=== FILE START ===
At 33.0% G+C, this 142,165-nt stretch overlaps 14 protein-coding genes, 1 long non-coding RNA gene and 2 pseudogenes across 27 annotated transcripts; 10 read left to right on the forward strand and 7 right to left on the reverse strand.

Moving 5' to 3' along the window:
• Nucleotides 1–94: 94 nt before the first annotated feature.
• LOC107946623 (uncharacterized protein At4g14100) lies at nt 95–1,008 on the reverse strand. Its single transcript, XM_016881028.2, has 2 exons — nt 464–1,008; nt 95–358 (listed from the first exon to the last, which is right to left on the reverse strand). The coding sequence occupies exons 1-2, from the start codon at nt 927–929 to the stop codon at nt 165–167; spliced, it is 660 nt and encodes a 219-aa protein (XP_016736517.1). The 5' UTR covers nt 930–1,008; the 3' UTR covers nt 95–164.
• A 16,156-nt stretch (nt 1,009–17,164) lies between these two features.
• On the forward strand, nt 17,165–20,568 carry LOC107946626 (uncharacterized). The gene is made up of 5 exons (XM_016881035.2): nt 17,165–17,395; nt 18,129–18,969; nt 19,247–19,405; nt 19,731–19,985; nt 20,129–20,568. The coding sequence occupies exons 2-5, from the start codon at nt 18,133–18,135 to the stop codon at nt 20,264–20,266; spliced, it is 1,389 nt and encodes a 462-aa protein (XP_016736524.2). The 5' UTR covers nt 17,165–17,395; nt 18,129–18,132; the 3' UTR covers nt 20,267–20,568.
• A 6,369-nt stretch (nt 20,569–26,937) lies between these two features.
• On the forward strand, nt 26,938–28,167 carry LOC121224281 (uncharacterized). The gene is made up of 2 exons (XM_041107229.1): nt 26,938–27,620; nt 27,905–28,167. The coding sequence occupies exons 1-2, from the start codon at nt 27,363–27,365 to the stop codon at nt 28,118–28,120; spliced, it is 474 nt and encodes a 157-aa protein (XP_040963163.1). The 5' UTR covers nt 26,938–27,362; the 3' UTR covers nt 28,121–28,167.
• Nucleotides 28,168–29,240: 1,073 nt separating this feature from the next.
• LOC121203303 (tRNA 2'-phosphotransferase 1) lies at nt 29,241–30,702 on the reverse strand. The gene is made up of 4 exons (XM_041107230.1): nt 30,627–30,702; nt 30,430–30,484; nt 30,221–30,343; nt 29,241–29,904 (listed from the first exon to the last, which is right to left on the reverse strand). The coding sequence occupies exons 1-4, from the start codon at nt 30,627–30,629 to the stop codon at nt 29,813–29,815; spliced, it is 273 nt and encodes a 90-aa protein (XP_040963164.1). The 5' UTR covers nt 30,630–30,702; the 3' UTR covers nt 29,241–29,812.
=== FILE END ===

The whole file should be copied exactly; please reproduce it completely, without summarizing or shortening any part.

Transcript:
At 33.0% G+C, this 142,165-nt stretch overlaps 14 protein-coding genes, 1 long non-coding RNA gene and 2 pseudogenes across 27 annotated transcripts; 10 read left to right on the forward strand and 7 right to left on the reverse strand.

Moving 5' to 3' along the window:
• Nucleotides 1–94: 94 nt before the first annotated feature.
• LOC107946623 (uncharacterized protein At4g14100) lies at nt 95–1,008 on the reverse strand. Its single transcript, XM_016881028.2, has 2 exons — nt 464–1,008; nt 95–358 (listed from the first exon to the last, which is right to left on the reverse strand). The coding sequence occupies exons 1-2, from the start codon at nt 927–929 to the stop codon at nt 165–167; spliced, it is 660 nt and encodes a 219-aa protein (XP_016736517.1). The 5' UTR covers nt 930–1,008; the 3' UTR covers nt 95–164.
• A 16,156-nt stretch (nt 1,009–17,164) lies between these two features.
• On the forward strand, nt 17,165–20,568 carry LOC107946626 (uncharacterized). The gene is made up of 5 exons (XM_016881035.2): nt 17,165–17,395; nt 18,129–18,969; nt 19,247–19,405; nt 19,731–19,985; nt 20,129–20,568. The coding sequence occupies exons 2-5, from the start codon at nt 18,133–18,135 to the stop codon at nt 20,264–20,266; spliced, it is 1,389 nt and encodes a 462-aa protein (XP_016736524.2). The 5' UTR covers nt 17,165–17,395; nt 18,129–18,132; the 3' UTR covers nt 20,267–20,568.
• A 6,369-nt stretch (nt 20,569–26,937) lies between these two features.
• On the forward strand, nt 26,938–28,167 carry LOC121224281 (uncharacterized). The gene is made up of 2 exons (XM_041107229.1): nt 26,938–27,620; nt 27,905–28,167. The coding sequence occupies exons 1-2, from the start codon at nt 27,363–27,365 to the stop codon at nt 28,118–28,120; spliced, it is 474 nt and encodes a 157-aa protein (XP_040963163.1). The 5' UTR covers nt 26,938–27,362; the 3' UTR covers nt 28,121–28,167.
• Nucleotides 28,168–29,240: 1,073 nt separating this feature from the next.
• LOC121203303 (tRNA 2'-phosphotransferase 1) lies at nt 29,241–30,702 on the reverse strand. The gene is made up of 4 exons (XM_041107230.1): nt 30,627–30,702; nt 30,430–30,484; nt 30,221–30,343; nt 29,241–29,904 (listed from the first exon to the last, which is right to left on the reverse strand). The coding sequence occupies exons 1-4, from the start codon at nt 30,627–30,629 to the stop codon at nt 29,813–29,815; spliced, it is 273 nt and encodes a 90-aa protein (XP_040963164.1). The 5' UTR covers nt 30,630–30,702; the 3' UTR covers nt 29,241–29,812.